Men and women are different. They differ biologically, neurologically, psychologically, socially, and all of these differences have evolved through millions of years of natural selection to ensure the survival of our species, allowing us to advance in the incredible ways that we have. This means that men and women approach their environments and their issues in different ways. This is true with mental health.
The way mental disorders manifest in males sometimes looks like aggression, fury, withdrawal, feigning wellness, obsessive needs to distract themselves, and often substance abuse. Depression, for instance, affects men in these ways. Women are more likely to cry and recognize their emotional turmoil, which is juxtaposed to men’s tendency to blunt their emotions and curve them into destructive behaviors. They are different. So why are the depressive elements we recognize usually the ones associated with women?
I believe this is because we are not doing a good job of recognizing the needs that men with mental health conditions have.
First, our mental health system is more beneficial to women than it is for men, which is why men are often unwilling to go to a therapist or counselor. They focus on emotions and discussing feelings and perceptions, but men are typically less responsive to that kind of approach. Men need a place where they can critically think about the specific issues in their lives, come up with solutions, and tackle them head on without the need to focus on how they feel about it.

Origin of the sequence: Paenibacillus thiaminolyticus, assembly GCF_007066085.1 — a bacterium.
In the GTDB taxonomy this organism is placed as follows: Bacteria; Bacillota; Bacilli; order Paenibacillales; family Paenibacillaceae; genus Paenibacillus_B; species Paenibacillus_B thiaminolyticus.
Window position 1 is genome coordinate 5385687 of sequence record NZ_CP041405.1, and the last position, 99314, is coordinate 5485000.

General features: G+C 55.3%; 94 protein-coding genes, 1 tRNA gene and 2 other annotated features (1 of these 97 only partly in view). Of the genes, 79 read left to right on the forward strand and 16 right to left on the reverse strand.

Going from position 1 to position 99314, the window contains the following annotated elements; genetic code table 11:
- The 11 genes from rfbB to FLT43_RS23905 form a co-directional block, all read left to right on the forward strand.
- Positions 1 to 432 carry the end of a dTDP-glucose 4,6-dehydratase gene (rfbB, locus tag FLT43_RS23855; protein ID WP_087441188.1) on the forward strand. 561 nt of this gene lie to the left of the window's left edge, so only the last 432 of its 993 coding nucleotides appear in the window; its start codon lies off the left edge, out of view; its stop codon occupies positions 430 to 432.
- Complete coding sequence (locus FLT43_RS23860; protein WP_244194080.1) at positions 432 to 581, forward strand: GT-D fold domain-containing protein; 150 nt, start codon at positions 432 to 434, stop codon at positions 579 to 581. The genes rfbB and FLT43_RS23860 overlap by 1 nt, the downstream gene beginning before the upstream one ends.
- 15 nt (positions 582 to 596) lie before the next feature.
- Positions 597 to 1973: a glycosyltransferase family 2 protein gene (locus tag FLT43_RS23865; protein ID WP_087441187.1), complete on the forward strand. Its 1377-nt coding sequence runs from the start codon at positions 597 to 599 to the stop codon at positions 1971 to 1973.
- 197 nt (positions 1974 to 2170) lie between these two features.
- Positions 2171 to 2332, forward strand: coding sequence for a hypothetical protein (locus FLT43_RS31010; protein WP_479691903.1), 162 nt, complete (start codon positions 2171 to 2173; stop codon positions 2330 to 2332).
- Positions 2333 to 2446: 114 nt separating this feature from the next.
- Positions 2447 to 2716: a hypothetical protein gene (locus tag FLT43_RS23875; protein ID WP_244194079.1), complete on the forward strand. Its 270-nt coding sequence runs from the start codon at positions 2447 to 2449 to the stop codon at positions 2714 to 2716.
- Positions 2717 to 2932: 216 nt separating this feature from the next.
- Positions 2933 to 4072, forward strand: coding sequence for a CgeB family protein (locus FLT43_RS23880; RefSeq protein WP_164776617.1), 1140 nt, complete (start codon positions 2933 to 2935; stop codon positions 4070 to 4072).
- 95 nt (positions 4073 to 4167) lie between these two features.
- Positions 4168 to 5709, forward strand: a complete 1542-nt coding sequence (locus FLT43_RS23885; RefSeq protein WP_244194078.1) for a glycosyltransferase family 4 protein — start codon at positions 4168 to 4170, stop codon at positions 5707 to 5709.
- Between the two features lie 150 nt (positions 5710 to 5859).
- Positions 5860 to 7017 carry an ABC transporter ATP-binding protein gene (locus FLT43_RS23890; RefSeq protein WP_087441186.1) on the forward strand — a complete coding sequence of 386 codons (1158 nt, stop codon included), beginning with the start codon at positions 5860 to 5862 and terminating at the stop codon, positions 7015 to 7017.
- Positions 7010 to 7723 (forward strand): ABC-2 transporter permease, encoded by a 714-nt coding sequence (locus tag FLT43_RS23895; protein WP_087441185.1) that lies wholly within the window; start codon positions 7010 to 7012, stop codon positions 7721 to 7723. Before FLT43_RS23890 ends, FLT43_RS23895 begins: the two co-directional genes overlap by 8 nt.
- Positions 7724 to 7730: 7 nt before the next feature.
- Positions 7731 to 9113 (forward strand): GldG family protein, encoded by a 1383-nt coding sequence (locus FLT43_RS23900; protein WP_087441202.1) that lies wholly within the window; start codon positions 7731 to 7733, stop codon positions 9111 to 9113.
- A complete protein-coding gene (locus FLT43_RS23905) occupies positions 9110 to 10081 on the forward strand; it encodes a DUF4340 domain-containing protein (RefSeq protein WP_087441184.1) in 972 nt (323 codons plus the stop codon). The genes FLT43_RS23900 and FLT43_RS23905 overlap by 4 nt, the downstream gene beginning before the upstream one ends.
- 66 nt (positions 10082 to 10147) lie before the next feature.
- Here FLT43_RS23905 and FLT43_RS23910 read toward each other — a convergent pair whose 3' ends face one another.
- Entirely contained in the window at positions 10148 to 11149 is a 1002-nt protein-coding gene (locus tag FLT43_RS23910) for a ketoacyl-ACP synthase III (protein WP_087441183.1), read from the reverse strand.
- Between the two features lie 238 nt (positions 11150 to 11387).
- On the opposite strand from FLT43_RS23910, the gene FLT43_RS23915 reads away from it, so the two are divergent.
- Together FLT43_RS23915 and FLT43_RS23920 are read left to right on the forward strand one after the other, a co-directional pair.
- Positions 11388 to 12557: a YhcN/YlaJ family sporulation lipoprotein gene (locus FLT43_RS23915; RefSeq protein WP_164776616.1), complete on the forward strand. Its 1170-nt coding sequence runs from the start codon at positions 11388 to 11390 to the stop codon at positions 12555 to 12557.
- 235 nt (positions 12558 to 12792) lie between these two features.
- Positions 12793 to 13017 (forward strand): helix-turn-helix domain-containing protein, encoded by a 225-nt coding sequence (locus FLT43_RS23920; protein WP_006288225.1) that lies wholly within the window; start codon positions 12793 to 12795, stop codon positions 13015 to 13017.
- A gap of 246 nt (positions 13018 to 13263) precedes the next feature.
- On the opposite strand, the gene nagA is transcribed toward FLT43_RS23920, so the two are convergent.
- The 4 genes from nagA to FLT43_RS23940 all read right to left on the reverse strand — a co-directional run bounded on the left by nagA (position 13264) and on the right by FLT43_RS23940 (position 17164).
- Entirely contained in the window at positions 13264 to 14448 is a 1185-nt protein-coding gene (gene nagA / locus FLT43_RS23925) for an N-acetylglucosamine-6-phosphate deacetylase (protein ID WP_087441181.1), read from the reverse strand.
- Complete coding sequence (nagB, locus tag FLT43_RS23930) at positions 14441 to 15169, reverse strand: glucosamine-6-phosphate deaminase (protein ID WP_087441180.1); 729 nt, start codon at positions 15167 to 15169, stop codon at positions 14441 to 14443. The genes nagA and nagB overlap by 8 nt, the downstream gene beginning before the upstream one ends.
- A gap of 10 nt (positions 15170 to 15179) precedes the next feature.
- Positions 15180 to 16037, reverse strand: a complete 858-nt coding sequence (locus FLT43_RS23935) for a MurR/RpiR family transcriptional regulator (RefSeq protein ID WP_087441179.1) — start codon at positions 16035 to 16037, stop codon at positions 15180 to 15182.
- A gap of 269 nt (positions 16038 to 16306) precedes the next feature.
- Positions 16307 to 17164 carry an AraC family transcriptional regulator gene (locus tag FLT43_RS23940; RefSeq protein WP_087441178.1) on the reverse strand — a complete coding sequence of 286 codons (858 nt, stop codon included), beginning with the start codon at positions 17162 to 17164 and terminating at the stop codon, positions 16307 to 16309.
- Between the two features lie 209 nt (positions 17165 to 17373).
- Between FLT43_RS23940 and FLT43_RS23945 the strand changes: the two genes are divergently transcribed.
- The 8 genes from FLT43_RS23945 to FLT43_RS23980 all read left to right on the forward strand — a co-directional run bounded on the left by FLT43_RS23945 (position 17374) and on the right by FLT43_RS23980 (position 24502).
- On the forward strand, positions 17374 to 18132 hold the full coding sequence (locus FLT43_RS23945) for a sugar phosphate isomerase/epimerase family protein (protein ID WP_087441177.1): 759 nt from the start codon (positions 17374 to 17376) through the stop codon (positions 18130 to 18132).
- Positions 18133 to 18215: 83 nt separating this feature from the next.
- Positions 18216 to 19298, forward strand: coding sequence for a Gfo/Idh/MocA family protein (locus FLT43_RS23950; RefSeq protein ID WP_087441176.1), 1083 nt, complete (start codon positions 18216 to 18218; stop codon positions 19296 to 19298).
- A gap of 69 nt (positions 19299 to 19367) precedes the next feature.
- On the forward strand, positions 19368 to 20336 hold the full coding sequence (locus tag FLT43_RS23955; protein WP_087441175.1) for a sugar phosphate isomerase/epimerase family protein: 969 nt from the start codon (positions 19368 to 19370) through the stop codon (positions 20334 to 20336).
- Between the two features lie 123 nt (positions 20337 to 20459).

I like to say, and have said this about myself, if a man’s problems with anxiety and depression were a physical entity, a dark, amorphous figure that was standing in front of him, he would want to fight it and beat the hell out of it until he had conquered it, and then move on. He wouldn’t want to stand there and try to neutralize it by discussing how he feels about it or how they can work together in order to succeed and not get overwhelmed. He needs to confront it and defeat it. It is how men have evolved to face threats and dangers. This was necessary in Paleolithic and Neolithic times when humans fought to survive. Now the environment is different, but the biology is the same.
Men need to be able to find control and consistency in something tangible, something physical, but with mental health issues they are not physical and cannot be wrestled with except through thinking and problem solving.
The majority of therapists are women, which can sometimes create a divide between her and a male client who needs specific approaches to treatment unique to men, something that not all women can provide.
About 80% of suicides are men in our society, which I believe is because men are less likely to tell someone they are dealing with such intense pain. When men are constantly told they need to express their feelings, they close up more because that is not how men solve their problems. They need solutions that they can actively put into practice. They need mentors who can relate to them and show them along how to get to where they need to be. Discussing how they are feeling is not effective, even from my own perspective. We have to stop treating men with the methods that are more beneficial to women. There is absolutely nothing wrong with the way women deal with their struggles. But they are different and do not always work with men.